‘What are you currently working on?’ – a regular question addressed to a writer.
A writer must be prepared to answer the question, any time, any place. You must practise your ‘elevator pitch’ – starting with that snappy, eye-catching title which will look so good on the cover of your latest masterpeice as it stands on a shelf in Waterstones.
The point of an elevator pitch is to convey the essence of your book, play, screen play, whatever your work-in-progress is, to a Hollywood producer/literary agent/TV mogul/friend/stranger who could turn out to be a bestselling author with contacts (delete as appropriate) in the time it takes for a short elevator ride of 20-30 seconds. PING, ground floor – too late.
I am not too brilliant at promoting myself and my work. I hate writing synopses, blurbs for book covers, trying to reduce something lengthy and complex to something simple – snappy – memorable. But you have to practise, so practise when you have the opportunity.
I was catching up with my gastro-enterologist the other week. A bit of small talk about ltaly – he went to Portfino, I to Genoa and then the curtain was drawn round the bed and we moved onto the ‘business end’. ‘Are you writing another book?’ his voice slightly muffled as he rummaged around. Mm, let me think. My book. Mm. What can I say? I’m lost for words. “This and that,’ I say. Is he really interested or just being polite or just distracting from the work in hand? His mind is definitely elsewhere. ‘Feathers.’ I finally splutter out. ‘A book of stories about feathers.’ The elevator ride was very short. I’m pulling up my trousers and we’re back in the comfortable chairs.
But it has to be done. Pitching, that is. It’s fundamental – selling yourself, marketing and publicising your work. As a writer – you live or die by publicity. Everyone needs connections to help you achieve your goal. We all talk to people about things we do, places we go and people we meet. Sometimes there is a synchronicity. ‘Goodness,’ a friend says, ‘I’m crazy about feathers. Give me this writer’s name.’
At the moment I still haven’t got a satisfactory title for my current work-in-progress which encapsulates the theme and genre succinctly. I started this book ten years ago after an agent liked my proposal and the sample piece of writing I sent her. A few months’ later, I submitted a couple of chapters – individual stories, but she gave it the thumbs down. Obviously, it wasn’t her cup of tea so I stopped – why? It was only one person’s response to it. But I wavered. I wobbled. I didn’t have faith in myself and my subject which I had been researching for over a year.
Never mind, I put the work to one side to concentrate on non-fiction work –writing for magazines and writing three books, while still writing short stories. I slowly returned to the original subject and the chapters I had done. When I read them again I remembered how much work I had put in to the research of the period settings.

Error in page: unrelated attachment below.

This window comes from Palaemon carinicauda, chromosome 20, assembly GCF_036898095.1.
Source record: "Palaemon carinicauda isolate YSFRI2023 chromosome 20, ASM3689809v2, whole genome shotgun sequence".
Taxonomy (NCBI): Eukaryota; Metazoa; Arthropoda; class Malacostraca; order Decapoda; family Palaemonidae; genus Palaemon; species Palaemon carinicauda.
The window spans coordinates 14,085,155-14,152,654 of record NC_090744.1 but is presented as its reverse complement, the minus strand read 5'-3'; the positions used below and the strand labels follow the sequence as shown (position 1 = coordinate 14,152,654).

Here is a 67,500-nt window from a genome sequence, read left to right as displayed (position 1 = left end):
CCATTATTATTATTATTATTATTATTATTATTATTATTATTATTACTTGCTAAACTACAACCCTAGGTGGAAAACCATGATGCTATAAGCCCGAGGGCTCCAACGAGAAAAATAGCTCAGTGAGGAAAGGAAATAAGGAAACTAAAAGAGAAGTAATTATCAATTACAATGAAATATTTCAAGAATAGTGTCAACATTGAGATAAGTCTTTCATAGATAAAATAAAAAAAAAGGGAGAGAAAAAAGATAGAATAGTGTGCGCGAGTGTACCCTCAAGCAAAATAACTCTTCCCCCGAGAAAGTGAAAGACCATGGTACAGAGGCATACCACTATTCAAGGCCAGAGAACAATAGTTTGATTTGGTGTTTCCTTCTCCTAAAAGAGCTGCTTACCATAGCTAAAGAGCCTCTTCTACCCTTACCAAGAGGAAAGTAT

Nothing is wasted. I recycled one chapter which I submitted to a major new short story competition sponsored by Waterstones. Success. I was runner up out 1200 entries – The Quill Pen Maker’s Apprentice. I had a wonderful critique from judge, author James McCreet – who loved the story; he understood exactly what I was writing. But nothing happened to it after all that. It wasn’t published. No agent or publisher came knocking at my door so it sat on my computer until I decided to resurrect the book with the other four stories I had written.
Short stories (and novellas) are back in fashion, in spite of some of the big name agents saying ‘no short stories’ on their submissions page. Narrative non fiction and historical fiction are popular and publishers can’t get enough of them. So, combining the two ingredients, I present my feather-themed historical fiction to the literary world.
I am a feather for each wind that blows
Leontes, The Winter Tale
Ten stories (maybe twelve) across seven centuries including an Agincourt archer; a thief branded for stealing feathers from a neighbour’s mattress; an apprentice quill pen maker in Georgian Bath (my winning story); a New York milliner whose trade is threatened by the new movement to preserve birds and ban feathers on hats; a WW1 soldier who gets fed up of receiving white feathers for cowardice; a 1960s Bluebell Girl struts her stuff before Prince Rainier and Princess Grace in Monaco – in a storm; the joys of fly fishing, and a Japanese artist who wants to make the world a better place by using feathers.
Now I’ve given you the LONG pitch what shall I pitch to my Hollywood producer trapped in the lift with me for 20 seconds?
* From archers at Agincourt to Bluebell Girls at the Paris Lido and fly fishermen on the River Tay – every feather has a story to tell on its journey through time.
* ‘From beds to boas and quivers to quill pens’ – stories about feathers through time.
* Once upon a feather: how the world slept on, dressed in, fought with and wrote with feathers, and the price we paid to use them.
I am convinced the time is right for my book. So, what shall I call it?
What’s the title going to be?